You are what you eat: Nutrition has upper hand in deciding physical appearance

By Will Chu

- Last updated on GMT

Does what we eat have an impact on physical appearance and beyond? Ants and bees, for example, grow into workers or queens based upon the food eaten as larvae. (©
Does what we eat have an impact on physical appearance and beyond? Ants and bees, for example, grow into workers or queens based upon the food eaten as larvae. (©

Related tags: Protein, Dna, Gene

Nutrition, not genetic differences, appear to control the appearance of certain physical traits, a US study indicates.

The work points to nutritional influences on distinct genetic pathways that are causing researchers to revise current views on how new traits and their characteristics have evolved over time.

Research undertaken at Indiana University used horned beetles to isolate a number of mechanisms that either inhibit or promote specific traits during development under controlled nutritional conditions.

Hedgehog pathway

One of the main pathways identified is known as the hedgehog signalling pathway (Hh), a system best known for specifying front and back of developing structures, such as an insect's leg or wing.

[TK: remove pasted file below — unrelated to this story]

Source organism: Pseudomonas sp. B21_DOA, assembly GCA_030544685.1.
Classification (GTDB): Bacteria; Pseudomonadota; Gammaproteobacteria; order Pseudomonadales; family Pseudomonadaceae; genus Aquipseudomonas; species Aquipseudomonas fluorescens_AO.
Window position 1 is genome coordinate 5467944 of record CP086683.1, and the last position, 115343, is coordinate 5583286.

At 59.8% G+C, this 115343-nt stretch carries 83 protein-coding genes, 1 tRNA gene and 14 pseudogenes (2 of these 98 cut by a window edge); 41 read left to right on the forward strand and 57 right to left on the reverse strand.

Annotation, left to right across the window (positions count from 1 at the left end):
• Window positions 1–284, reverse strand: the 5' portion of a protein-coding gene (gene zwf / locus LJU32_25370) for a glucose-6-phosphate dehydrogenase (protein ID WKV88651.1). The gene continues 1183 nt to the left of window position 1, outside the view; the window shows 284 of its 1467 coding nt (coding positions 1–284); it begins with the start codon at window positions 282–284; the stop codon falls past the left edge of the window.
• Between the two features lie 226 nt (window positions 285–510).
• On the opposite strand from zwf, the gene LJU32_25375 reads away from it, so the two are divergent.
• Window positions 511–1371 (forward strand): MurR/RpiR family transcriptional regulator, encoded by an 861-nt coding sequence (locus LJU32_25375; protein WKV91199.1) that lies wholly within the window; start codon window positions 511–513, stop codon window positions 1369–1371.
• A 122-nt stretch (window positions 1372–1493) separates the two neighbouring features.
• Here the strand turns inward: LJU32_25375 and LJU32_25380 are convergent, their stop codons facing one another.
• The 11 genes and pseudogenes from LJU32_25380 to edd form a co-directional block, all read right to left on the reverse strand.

Genes in this pathway form part of a 'relay system' that transmits information about nutrition to the cell nucleus, where decisions are made about gene expression.

In horned beetles, this pathway seemed to obstruct the growth of specific structures when the animal experienced low nutrition during early development.

Referring to previous research that identified a pathway that promoted growth under high nutritional conditions, professor in the Indiana University's department of biology, Dr Armin Moczek, said: "If you put these two pathways together the result is the first comprehensive developmental genetic explanation of a nutrition-dependent developmental threshold, a phenomenon that biologists have been trying to explain for a very long time."

"Now that we understand how these pathways provide communication with the outside world, we want to start listening in on the conversation."


Source: Proceedings of the National Academy of Sciences

Published online ahead of print,

“Hedgehog signaling enables nutrition-responsive inhibition of an alternative morph in a polyphenic beetle.”

Authors: Teiya Kijimoto ,Armin P. Moczek

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